Electric Car Maintenance Versus Gas Cars
An electric vehicle is more expensive to buy than a conventional gasoline-powered car, but an EV could make up for that initial investment in low maintenance costs. You might spend half in electric car maintenance costs versus gas, especially when you factor in the price of fuel, over the course of 100,000 miles. Maintenance costs for EVs are significantly cheaper than nonelectric cars, simply because there’s less that can go wrong. Americans spend an average $774 a year on new car ownership, which is the highest it’s ever been. Reducing maintenance costs could reduce overall costs.
- Electric car maintenance vs. gas-powered cars
- Electric car batteries vs. gasoline engines
- Maintenance costs for both EVs and gas-powered cars
- Electricity vs. gasoline
- Is it cheaper to own an electric car?
Electric car maintenance vs. gas-powered cars
EVs are relatively simple, in the best way. You don’t have to do oil changes, period. The brakes don’t need replacing nearly as often due to regenerative braking. There are no spark plugs and no transmission. Here’s an example of a typical maintenance schedule for a Tesla Model 3:
Compare the Model 3’s schedule versus that of a conventional gasoline-powered vehicle. Let’s take a look at the Ford Focus:
Gasoline-powered engines, as common as they are, are complicated pieces of equipment, creating and controlling miniature explosions: igniting the fuel and using the force of the combustion to move. They have hundreds, sometimes thousands of moving parts that all have to dance together in rhythm in order for everything to work.
And all those parts need tending. Two of the most commonly discussed and expensive parts when it comes to the electric versus gasoline debate are the battery in an EV and an engine in a conventional car.
Electric car batteries vs. gasoline engines
An electric car’s battery pack is a big reason why EVs are more expensive than conventional cars and there is some debate about how long it will take for prices to drop. For now, replacing an electric car’s battery pack is significantly higher than replacing a conventional car’s engine.
Electric car batteries
We’re not talking about that one battery in your gasoline- or diesel-powered car, weighing about 40 pounds and is available at your neighborhood auto parts store. We’re talking about the nearly half-ton pack of batteries that stores the energy necessary to power the motor. These batteries are charged by plugging the vehicle into an electric power source.
Like an engine, EV batteries are designed to last and usually come with extensive manufacturer warranties that can last 8 years or 100,000 miles, longer than many engine warranties.
They can be expensive to fix or replace. A replacement battery for a Chevrolet Bolt is for sale for around $13,000. The cost for a Tesla Model 3 replacement battery module is predicted to be $5,000 to $7,000 (there are four modules in pack, one pack per car) in 10 years, around the time they may wear out.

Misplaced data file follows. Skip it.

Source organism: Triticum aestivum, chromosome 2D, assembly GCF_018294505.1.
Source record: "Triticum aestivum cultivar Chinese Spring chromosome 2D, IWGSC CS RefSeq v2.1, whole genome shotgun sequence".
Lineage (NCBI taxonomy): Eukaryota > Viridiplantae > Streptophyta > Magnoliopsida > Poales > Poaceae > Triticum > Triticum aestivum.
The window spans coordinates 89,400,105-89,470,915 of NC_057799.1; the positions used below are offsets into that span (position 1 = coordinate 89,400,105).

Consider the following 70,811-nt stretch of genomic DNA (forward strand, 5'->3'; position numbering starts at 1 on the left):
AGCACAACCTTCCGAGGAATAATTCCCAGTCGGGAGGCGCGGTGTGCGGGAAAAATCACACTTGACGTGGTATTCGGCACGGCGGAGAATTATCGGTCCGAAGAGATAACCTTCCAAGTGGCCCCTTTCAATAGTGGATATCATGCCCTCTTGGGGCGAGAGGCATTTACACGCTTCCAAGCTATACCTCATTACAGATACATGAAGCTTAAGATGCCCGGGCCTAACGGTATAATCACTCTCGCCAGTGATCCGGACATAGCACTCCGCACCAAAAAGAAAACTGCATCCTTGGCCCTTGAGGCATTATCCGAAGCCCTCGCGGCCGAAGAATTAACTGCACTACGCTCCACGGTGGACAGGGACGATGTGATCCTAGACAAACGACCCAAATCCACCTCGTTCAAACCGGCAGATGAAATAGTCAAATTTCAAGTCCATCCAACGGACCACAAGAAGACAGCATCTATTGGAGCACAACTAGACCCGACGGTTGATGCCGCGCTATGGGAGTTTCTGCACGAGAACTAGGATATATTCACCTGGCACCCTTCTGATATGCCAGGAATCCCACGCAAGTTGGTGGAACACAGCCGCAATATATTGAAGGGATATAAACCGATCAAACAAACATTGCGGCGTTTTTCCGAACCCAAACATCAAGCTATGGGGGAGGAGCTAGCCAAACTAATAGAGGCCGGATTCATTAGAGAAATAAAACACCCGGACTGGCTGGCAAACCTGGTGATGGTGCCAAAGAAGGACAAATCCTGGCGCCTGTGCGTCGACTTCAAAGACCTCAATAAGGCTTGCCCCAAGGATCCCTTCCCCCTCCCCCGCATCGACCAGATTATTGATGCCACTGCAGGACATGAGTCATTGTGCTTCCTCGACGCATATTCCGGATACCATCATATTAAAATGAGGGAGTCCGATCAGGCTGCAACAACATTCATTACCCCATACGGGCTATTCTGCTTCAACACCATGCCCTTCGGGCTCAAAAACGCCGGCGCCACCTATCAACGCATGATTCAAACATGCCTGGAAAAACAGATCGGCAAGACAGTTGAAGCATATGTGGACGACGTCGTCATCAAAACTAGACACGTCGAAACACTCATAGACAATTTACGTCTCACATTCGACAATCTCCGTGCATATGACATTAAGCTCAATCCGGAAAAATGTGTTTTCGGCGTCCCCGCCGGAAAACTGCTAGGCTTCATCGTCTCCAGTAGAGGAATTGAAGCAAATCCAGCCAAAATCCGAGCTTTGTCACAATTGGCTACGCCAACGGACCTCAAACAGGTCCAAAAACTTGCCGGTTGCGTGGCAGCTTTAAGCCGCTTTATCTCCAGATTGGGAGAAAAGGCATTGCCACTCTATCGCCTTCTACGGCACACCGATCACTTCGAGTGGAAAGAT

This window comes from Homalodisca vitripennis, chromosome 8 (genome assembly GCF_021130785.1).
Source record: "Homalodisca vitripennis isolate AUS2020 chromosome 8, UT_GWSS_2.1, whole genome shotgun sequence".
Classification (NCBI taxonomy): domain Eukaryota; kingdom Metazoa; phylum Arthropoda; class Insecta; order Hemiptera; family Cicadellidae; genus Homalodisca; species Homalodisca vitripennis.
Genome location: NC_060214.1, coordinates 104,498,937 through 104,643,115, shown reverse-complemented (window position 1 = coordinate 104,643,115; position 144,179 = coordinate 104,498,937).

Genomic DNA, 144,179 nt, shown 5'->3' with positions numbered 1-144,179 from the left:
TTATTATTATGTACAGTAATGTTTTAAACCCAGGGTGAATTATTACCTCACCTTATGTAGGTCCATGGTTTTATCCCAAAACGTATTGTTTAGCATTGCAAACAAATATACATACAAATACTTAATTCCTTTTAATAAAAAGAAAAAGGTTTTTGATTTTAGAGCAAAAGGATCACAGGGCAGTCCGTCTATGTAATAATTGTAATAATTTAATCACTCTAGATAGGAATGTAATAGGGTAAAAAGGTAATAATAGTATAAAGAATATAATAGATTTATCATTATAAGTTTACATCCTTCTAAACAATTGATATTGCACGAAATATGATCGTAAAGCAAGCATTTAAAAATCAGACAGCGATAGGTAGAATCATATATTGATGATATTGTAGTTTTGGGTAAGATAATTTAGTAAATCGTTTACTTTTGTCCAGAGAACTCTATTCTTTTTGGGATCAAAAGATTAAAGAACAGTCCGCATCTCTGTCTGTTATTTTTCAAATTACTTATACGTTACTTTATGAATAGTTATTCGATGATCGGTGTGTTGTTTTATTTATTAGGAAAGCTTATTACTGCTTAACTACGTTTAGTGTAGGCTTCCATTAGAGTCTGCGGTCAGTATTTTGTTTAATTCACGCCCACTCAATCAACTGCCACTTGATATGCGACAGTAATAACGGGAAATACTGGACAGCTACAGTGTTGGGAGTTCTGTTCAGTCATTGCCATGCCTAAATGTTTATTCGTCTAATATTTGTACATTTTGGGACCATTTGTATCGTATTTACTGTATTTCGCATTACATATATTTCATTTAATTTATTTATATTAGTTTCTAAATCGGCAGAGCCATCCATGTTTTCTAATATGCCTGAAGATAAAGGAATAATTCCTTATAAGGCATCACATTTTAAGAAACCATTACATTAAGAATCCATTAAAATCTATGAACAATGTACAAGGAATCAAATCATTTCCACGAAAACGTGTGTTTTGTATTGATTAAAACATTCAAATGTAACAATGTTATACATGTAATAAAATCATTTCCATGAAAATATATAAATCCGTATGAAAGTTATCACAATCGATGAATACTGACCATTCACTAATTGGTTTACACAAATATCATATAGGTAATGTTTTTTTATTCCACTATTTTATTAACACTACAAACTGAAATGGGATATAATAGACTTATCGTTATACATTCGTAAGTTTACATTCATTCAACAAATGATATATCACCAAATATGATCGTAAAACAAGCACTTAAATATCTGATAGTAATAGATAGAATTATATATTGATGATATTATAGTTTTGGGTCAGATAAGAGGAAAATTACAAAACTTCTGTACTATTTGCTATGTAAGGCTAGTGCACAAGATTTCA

Replacing an engine in an internal combustion vehicle is also a major expense, but less costly than a new EV battery pack. Like electric car batteries, most automakers provide a warranty on their engines: A powertrain warranty typically lasts at least 5 years or 60,000 miles, though some manufacturers may offer 10 years or 100,000 miles. A new engine can cost a few thousand dollars. A Ford Focus 2.0 DOHC 2000 engine currently costs about $2,500, not including labor to remove the old one and install the new engine.
Maintenance costs for both EVs and gas-powered cars
Of course, both EVs and conventional cars need things like windshield wiper blade replacements, washing (and potentially waxing), tire rotations and brake fluid topped off or replaced.
For both types of vehicles, you will also eventually have to replace more parts, such as brake calipers, which usually wear out much later than 100,000 miles. This type of maintenance is typically more expensive than, say, replacing wiper blades as many people prefer to have a qualified technician make the replacements.
Electricity vs. gasoline
It can cost half the price to charge an EV for a 200-mile trip rather than pay for 200 miles’ worth of gas.
No matter which state you live in, electricity is cheaper than gasoline. The U.S. average for one kilowatt hour of residential electricity in September 2019 was 13.17 cents. The highest state average was Hawaii at 31.17 cents. Compare that with the average national gas price as of Dec. 11, 2019 of $2.57 for regular unleaded.
A Tesla Model 3 with 3 miles per kilowatt hour going 200 miles would cost $8.67 in electricity, based on the average cost. A Ford Focus with 31 combined MPG going 200 miles would cost $16.60 in fuel. You may compare the price of electricity versus gas for your state.
Is it cheaper to own an electric car?
Maintenance costs for EVs are significantly less expensive than those for conventional vehicles, which may cut down on your overall cost of ownership. But when you factor in an EV’s price tag, a small sedan or hybrid car, may come out cheaper in the long run.
|New Vehicle Category||Annual Cost|
The average transaction price of an EV is $54,626 compared with the overall average of $38,393 for all types of vehicles — cars, trucks and SUVs — according to Kelley Blue Book. But it’s possible to buy an electric vehicle for much less. And despite the fact that federal tax credits began to phase out in 2019, it is still available on certain models until April 1, 2020. That’s in addition to state tax credits or incentives that may be offered by your local utility. All of these, plus your own driving habits and preferences will make a big difference in what an EV or any car costs over its lifetime. You could compare several vehicles, electric and conventional, side by side, using this government calculator to help make your decision.